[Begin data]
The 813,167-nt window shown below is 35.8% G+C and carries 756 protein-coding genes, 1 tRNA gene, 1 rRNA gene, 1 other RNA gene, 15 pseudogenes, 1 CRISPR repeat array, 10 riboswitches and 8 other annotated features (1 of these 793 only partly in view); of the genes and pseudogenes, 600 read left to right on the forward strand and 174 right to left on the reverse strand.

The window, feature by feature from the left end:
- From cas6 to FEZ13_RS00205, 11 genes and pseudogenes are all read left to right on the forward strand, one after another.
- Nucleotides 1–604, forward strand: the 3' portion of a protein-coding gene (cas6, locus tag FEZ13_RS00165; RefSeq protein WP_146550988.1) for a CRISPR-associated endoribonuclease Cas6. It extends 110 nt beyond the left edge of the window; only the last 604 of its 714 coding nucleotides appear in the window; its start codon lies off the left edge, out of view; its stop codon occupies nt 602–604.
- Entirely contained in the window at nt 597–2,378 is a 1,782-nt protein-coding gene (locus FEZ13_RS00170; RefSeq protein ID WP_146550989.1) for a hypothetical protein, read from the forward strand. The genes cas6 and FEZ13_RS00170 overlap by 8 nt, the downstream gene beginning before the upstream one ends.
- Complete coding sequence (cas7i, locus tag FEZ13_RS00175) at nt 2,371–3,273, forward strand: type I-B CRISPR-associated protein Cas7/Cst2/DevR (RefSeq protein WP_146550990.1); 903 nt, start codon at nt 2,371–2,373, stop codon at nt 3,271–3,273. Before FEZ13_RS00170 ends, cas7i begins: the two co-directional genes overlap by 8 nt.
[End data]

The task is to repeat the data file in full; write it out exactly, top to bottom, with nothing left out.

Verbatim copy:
The 813,167-nt window shown below is 35.8% G+C and carries 756 protein-coding genes, 1 tRNA gene, 1 rRNA gene, 1 other RNA gene, 15 pseudogenes, 1 CRISPR repeat array, 10 riboswitches and 8 other annotated features (1 of these 793 only partly in view); of the genes and pseudogenes, 600 read left to right on the forward strand and 174 right to left on the reverse strand.

The window, feature by feature from the left end:
- From cas6 to FEZ13_RS00205, 11 genes and pseudogenes are all read left to right on the forward strand, one after another.
- Nucleotides 1–604, forward strand: the 3' portion of a protein-coding gene (cas6, locus tag FEZ13_RS00165; RefSeq protein WP_146550988.1) for a CRISPR-associated endoribonuclease Cas6. It extends 110 nt beyond the left edge of the window; only the last 604 of its 714 coding nucleotides appear in the window; its start codon lies off the left edge, out of view; its stop codon occupies nt 602–604.
- Entirely contained in the window at nt 597–2,378 is a 1,782-nt protein-coding gene (locus FEZ13_RS00170; RefSeq protein ID WP_146550989.1) for a hypothetical protein, read from the forward strand. The genes cas6 and FEZ13_RS00170 overlap by 8 nt, the downstream gene beginning before the upstream one ends.
- Complete coding sequence (cas7i, locus tag FEZ13_RS00175) at nt 2,371–3,273, forward strand: type I-B CRISPR-associated protein Cas7/Cst2/DevR (RefSeq protein WP_146550990.1); 903 nt, start codon at nt 2,371–2,373, stop codon at nt 3,271–3,273. Before FEZ13_RS00170 ends, cas7i begins: the two co-directional genes overlap by 8 nt.